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Publication numberUS6703866 B1
Publication typeGrant
Application numberUS 09/740,250
Publication dateMar 9, 2004
Filing dateDec 19, 2000
Priority dateDec 19, 2000
Fee statusPaid
Publication number09740250, 740250, US 6703866 B1, US 6703866B1, US-B1-6703866, US6703866 B1, US6703866B1
InventorsRavi Kumar Arimilli, Daniel Mark Dreps
Original AssigneeInternational Business Machines Corporation
Export CitationBiBTeX, EndNote, RefMan
External Links: USPTO, USPTO Assignment, Espacenet
Selectable interface for interfacing integrated circuit modules
US 6703866 B1
Abstract
A selectable interface for interfacing integrated circuit modules is disclosed. The bus interface for interconnecting a first circuit module and a second circuit module includes a transmitter pair located within the first circuit module and a receiver pair located within the second circuit module. The transmitter pair, which can be selectable between a differential mode and a single-ended mode, transmits data from the first circuit module to the second circuit module. The receiver pair, which can also be selectable between a differential mode and a single-ended mode, receives data from the transmitter pair.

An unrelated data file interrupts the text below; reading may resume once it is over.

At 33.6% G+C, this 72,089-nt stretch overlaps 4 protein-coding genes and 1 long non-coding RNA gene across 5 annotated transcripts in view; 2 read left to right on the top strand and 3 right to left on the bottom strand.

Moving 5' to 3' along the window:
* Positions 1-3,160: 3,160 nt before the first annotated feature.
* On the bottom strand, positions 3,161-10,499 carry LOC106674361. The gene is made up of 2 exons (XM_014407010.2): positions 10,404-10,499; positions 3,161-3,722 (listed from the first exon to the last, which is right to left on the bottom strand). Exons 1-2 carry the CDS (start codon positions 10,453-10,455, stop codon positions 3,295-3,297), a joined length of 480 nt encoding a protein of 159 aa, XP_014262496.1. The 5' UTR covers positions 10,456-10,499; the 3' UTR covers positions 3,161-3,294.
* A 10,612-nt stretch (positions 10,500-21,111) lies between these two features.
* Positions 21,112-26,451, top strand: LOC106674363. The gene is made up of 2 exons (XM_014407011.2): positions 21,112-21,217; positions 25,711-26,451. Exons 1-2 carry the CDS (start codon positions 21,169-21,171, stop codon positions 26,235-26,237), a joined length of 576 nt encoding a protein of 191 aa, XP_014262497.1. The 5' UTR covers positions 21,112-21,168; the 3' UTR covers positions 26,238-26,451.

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Claims(4)
What is claimed is:
1. A bus interface for interconnecting a first circuit module and a second circuit module, said bus interface comprising:
a transmitter pair located within said first circuit module for transmitting data from said first circuit module to said second circuit module, wherein said transmitter pair is selectable between a differential mode and a single-ended mode; and
a receiver pair located within said second circuit module for receiving data from said transmitter pair, wherein said receiver pair includes a plurality of receivers arranged in pairs, wherein said receiver pair further includes a plurality of differential comparators and multiplexors, wherein said multiplexors are capable of being selected between said differential mode and said single-ended mode, and wherein said receiver pair is also selectable between said differential mode and said single-ended mode.
2. The bus interface of claim 1, wherein said transmitter pair further includes two latches and a multiplexor, wherein said multiplexor is capable of being selected between said differential mode and said single-ended mode.
3. The bus interface of claim 1, wherein said bus interface further includes:
a data clock input for receiving a data clock from said first circuit module; and